(Media availability following the town hall meeting at Lackland Air Force Base, San Antonio, Texas)
Rumsfeld: Good afternoon. I suppose you're wondering why I've asked you all to come here. No, you're not.
I have said all I have to say, except in response to any questions that some of you might have. Yes, sir?
Q: Mr. Secretary -- (off mike). Has your position on it changed? Why or why not?
Rumsfeld: My position is that we ought to have as many forces in the Middle East as is appropriate. And if we're going to make an error, we ought to have too many, rather than too few. And that is the position of the president. It's the position of the chairman of the Joint Chiefs and the vice chairman and the Joint Chiefs of Staff completely, all of them, and the combatant commander. John Abizaid's the combatant commander. He has indicated that he has the level of forces there, U.S. forces, that he believes is appropriate at the present time --
Q: (Off mike.)
Rumsfeld: -- for the tasks that he has.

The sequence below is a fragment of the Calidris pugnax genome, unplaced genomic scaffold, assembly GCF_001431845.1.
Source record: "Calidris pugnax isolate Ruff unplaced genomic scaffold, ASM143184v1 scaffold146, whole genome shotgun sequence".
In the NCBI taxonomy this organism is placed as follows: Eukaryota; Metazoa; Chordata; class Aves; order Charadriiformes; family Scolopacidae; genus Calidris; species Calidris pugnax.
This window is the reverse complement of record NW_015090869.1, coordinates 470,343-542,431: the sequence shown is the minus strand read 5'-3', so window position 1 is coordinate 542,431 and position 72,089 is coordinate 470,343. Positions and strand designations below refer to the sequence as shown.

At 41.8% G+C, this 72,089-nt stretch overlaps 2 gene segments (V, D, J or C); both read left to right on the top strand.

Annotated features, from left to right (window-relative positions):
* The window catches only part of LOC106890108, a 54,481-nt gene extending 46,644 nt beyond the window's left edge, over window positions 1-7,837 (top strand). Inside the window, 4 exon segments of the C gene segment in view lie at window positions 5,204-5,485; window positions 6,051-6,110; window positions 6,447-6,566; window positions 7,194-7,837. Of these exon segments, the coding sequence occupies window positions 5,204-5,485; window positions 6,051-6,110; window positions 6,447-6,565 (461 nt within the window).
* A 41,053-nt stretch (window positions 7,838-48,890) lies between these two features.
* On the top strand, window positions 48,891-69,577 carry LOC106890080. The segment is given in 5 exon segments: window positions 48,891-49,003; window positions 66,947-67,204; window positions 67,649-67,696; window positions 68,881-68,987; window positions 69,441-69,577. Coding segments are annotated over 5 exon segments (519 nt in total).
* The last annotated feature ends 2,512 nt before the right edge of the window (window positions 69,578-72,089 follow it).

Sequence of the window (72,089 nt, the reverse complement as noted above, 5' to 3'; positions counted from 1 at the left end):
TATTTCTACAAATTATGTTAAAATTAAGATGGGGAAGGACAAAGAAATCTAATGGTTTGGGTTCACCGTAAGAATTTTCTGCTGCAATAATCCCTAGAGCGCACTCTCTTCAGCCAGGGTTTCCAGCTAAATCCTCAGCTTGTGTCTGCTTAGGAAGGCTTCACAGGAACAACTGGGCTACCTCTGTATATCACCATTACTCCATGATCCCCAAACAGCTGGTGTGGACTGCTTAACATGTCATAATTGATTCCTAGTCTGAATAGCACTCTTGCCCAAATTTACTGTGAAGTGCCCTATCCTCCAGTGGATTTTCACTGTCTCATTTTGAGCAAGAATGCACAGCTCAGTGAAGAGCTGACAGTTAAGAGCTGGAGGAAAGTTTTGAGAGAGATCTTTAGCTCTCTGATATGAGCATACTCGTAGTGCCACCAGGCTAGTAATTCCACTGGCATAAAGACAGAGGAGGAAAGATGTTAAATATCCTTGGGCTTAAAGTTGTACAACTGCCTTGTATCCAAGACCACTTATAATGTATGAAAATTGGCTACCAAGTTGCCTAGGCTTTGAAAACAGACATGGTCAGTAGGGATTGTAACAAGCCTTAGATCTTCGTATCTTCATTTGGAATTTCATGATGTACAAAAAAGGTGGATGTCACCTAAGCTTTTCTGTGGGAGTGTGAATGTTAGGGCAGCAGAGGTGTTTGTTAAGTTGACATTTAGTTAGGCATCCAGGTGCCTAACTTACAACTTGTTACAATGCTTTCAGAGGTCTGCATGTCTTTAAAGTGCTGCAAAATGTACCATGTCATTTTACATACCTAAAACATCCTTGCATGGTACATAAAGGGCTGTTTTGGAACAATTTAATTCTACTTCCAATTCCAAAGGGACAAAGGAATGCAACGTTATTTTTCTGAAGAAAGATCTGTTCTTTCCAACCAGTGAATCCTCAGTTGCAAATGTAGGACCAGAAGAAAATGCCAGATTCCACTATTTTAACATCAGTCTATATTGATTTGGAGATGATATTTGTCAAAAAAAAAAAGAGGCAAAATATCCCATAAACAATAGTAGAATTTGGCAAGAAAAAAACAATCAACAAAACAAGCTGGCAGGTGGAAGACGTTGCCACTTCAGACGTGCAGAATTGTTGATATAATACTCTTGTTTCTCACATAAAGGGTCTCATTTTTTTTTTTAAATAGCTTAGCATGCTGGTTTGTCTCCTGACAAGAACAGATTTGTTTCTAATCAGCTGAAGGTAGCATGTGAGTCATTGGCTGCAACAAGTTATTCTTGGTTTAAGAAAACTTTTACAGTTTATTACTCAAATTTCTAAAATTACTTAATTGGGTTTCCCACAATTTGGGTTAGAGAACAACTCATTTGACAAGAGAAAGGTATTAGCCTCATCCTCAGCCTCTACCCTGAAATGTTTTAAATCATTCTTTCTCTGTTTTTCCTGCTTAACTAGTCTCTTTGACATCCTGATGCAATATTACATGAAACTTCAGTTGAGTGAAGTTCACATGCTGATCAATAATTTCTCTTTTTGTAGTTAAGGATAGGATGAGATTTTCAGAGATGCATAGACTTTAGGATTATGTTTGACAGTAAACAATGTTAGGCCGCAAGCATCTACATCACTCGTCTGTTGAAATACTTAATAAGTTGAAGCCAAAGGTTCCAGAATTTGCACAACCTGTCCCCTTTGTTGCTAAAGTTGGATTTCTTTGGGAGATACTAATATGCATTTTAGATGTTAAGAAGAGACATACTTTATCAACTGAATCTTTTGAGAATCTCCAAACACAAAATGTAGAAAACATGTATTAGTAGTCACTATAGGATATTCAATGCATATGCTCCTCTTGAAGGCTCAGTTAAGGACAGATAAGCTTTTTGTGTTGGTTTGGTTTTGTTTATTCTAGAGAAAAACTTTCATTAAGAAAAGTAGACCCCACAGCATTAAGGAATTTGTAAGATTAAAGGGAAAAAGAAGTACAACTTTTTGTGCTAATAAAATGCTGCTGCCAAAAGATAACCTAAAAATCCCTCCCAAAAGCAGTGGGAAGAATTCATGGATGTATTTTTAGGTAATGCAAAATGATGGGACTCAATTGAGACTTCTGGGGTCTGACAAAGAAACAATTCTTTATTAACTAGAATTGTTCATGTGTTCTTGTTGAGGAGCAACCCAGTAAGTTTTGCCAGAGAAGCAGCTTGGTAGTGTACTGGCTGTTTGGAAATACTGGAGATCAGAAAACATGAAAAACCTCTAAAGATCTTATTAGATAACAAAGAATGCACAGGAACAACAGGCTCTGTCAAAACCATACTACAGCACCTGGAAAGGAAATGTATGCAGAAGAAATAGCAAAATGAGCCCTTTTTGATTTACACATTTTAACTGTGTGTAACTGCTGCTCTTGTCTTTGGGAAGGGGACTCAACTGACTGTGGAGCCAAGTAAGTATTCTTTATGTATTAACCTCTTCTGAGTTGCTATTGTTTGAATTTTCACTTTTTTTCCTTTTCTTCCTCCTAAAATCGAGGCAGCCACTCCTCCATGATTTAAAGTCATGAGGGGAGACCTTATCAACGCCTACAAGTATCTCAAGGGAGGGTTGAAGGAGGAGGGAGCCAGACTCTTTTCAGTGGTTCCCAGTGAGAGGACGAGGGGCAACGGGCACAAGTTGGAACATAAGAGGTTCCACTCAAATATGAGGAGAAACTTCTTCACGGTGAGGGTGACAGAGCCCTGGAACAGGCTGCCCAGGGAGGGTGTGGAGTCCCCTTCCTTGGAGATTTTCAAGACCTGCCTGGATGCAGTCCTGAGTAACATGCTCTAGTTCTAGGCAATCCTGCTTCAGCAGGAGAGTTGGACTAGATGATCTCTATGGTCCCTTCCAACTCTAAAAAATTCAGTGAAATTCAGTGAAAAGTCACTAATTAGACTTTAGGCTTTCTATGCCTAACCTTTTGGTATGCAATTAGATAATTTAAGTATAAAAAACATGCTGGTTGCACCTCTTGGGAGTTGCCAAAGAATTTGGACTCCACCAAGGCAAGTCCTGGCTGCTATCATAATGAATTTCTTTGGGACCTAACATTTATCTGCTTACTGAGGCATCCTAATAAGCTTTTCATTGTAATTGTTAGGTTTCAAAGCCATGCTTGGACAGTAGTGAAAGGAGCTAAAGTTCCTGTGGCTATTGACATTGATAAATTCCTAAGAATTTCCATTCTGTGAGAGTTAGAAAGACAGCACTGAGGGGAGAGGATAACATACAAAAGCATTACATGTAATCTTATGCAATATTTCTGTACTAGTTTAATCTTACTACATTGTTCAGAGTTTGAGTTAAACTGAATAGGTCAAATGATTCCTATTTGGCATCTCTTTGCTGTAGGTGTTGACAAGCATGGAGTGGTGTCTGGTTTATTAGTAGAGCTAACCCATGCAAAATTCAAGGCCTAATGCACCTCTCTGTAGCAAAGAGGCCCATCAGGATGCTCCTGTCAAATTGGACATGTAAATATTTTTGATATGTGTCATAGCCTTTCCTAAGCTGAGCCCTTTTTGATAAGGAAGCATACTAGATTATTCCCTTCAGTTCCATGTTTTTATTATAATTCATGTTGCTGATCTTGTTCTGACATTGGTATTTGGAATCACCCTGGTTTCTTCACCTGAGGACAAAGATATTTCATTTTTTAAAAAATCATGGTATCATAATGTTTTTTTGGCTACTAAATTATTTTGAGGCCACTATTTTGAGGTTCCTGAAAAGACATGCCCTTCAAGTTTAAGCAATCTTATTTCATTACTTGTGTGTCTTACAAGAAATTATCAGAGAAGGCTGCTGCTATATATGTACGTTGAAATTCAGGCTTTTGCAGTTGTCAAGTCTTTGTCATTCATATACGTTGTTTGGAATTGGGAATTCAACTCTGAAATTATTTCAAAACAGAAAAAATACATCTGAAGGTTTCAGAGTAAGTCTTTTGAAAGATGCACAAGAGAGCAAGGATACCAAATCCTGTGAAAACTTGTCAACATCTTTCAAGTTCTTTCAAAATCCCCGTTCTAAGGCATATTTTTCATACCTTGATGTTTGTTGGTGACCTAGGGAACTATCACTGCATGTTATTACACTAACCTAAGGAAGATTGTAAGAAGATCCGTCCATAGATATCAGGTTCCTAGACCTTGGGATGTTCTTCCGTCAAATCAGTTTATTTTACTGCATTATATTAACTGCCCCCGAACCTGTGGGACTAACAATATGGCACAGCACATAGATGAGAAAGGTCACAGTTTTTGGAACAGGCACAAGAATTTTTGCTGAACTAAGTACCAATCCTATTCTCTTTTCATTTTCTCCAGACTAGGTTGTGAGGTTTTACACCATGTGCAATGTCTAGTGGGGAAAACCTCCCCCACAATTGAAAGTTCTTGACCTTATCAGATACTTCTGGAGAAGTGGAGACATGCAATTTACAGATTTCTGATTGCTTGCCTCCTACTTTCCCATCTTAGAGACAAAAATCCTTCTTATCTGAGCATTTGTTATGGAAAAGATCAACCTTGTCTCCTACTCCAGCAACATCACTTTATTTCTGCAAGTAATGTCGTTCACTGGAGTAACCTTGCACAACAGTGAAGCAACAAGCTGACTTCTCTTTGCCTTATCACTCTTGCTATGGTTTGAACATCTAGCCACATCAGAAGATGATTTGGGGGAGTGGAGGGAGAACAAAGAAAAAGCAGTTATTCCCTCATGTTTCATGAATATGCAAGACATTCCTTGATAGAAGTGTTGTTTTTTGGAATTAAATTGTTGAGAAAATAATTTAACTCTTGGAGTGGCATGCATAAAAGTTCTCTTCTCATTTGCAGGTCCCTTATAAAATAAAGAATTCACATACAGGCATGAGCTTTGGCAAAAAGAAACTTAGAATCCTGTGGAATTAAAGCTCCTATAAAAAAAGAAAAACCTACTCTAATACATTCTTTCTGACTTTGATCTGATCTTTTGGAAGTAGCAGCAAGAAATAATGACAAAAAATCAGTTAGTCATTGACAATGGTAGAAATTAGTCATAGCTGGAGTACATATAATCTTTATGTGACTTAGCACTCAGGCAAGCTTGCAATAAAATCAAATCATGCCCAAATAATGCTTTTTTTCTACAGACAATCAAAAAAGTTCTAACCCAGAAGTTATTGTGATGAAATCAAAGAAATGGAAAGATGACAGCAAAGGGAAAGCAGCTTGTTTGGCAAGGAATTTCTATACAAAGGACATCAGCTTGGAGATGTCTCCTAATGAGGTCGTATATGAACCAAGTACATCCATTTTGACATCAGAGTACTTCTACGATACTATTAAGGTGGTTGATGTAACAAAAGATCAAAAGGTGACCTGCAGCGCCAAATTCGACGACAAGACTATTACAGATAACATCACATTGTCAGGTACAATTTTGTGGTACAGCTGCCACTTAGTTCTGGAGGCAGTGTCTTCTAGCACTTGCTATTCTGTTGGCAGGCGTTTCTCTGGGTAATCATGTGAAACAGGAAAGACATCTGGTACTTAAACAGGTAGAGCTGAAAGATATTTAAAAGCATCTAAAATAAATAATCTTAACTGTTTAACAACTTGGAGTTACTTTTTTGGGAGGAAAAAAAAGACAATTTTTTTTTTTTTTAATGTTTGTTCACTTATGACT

He has also said that we need to increase the coalition forces. And we've been working to do that, and they're flowing in now, in larger numbers.
But most important, he and the Coalition Provisional Authority have been working very hard to increase the number of Iraqi forces. So the Iraqi forces in the police, the army, the militia, the border patrol have all been growing at very rapid clip. And I don't know the number at the moment -- it changes from time to time -- but the last time I looked, it was something in the neighborhood of 40 or 50 thousand Iraqis are now either trained or in training and on the job, armed, to contribute, to provide security in the country.